[R-SIG-Mac] Can't get help.start() to work --- update.
Prof Brian Ripley
ripley at stats.ox.ac.uk
Thu Oct 29 12:03:47 CET 2009
On Thu, 29 Oct 2009, Duncan Murdoch wrote:
> On 29/10/2009 1:07 AM, Rolf Turner wrote:
>> After looking at the help for tools::startDynamicHelp and groping
>> around considerably, I had a look at the Firefox Preferences.
>> Going to Advanced --> Network --> Configure how Firefox connects
>> to the the Internet (Settings), I found stuff about ``Proxies''.
>> (Dunno what they are, but the word ``proxy'' came up in the error
>> message from Firefox.)
>> The existing setting was ``Manual proxy configuration''. I changed
>> to ``No proxy'' (hammer and hope; no idea what I'm doing) and
>> help.start() took effect without any error messages appearing
>> from Firefox.
>> But I still got help in the command window. Then I set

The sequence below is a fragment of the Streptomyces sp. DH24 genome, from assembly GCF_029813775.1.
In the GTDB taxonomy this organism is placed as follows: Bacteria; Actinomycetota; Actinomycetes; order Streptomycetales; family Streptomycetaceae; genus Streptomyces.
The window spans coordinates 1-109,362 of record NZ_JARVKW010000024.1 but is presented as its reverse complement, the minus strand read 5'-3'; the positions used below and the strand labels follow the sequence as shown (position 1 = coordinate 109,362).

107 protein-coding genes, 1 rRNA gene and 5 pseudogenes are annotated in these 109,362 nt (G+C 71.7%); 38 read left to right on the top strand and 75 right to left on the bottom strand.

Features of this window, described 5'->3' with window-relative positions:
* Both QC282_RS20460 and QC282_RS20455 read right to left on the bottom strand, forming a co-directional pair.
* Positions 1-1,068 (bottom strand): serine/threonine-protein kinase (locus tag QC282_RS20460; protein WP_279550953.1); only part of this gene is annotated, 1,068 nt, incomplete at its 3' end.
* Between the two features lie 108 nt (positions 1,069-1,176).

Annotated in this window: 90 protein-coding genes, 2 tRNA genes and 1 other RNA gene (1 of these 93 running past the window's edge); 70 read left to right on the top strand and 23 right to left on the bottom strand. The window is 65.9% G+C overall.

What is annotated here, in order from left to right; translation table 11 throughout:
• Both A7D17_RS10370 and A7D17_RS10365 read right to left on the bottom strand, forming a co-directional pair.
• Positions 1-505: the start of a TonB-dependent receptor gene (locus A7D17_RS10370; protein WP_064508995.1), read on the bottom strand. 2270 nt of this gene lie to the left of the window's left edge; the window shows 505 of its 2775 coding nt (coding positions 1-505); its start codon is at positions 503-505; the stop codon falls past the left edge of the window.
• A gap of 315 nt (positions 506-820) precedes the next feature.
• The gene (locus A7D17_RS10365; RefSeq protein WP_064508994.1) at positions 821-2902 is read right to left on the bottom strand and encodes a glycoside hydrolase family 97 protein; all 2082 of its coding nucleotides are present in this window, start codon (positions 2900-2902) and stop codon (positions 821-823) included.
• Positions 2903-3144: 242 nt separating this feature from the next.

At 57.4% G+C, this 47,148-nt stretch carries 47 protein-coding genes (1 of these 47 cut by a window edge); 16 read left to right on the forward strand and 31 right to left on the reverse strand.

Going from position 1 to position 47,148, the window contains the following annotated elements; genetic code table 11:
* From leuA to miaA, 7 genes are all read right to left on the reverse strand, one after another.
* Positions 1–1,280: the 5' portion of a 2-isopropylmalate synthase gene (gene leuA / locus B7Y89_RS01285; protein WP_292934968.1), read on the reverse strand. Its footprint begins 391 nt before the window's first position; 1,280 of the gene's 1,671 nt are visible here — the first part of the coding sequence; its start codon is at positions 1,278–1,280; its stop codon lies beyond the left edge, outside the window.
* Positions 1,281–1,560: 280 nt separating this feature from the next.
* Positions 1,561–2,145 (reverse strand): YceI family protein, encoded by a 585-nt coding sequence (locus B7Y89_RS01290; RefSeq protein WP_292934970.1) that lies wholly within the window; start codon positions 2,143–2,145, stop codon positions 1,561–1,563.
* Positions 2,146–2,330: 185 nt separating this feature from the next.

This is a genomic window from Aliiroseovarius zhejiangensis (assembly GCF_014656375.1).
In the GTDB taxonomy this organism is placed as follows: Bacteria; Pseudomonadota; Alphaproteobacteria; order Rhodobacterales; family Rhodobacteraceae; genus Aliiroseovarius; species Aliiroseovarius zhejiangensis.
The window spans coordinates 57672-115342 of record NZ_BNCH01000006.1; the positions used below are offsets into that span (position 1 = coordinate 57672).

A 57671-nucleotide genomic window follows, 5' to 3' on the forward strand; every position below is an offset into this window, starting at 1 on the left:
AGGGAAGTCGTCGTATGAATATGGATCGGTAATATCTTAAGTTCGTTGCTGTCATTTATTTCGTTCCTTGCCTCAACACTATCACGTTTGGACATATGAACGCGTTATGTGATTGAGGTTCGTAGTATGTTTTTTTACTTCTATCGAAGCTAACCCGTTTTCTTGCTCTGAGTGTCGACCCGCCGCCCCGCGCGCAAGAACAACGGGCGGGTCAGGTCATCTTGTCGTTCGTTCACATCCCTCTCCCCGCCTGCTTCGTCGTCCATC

>> and it all worked.
>> I shall put options(help_type="html") into my .Rprofile, and
>> then help.start() should work automatically. Said he optimistically.
>> What trouble am I leaving myself open to by setting ``No proxy'', but?
> You may find that you can't connect to websites outside of your local
> network. Proxies are used to control connections in and out of networks.
> Without the proxy you might be blocked; with it, some sites will be blocked,
> and others will be redirected through some server that lets them out. It's
> also possible there will be no trouble, because the same scheme is sometimes
> used without the external blocking, but then usually the user of the system
> can't turn it on and off.
> You should be able to program the proxy to be selective, and let Firefox
> connect to R directly but still redirect external connections to other sites,
> but you'll need to take some action to do it.
In my Mac Firefox, the default for 'Manual proxy configuration' is to
have no-proxy exceptions for 'localhost, 127.0.0.1', which is exactly
what you need -- these are set on the same screen. (And I tested it
with a proxy for HTTP, and help.start worked.) So selectivity is the
Brian D. Ripley, ripley at stats.ox.ac.uk
Professor of Applied Statistics, http://www.stats.ox.ac.uk/~ripley/
University of Oxford, Tel: +44 1865 272861 (self)
1 South Parks Road, +44 1865 272866 (PA)
Oxford OX1 3TG, UK Fax: +44 1865 272595
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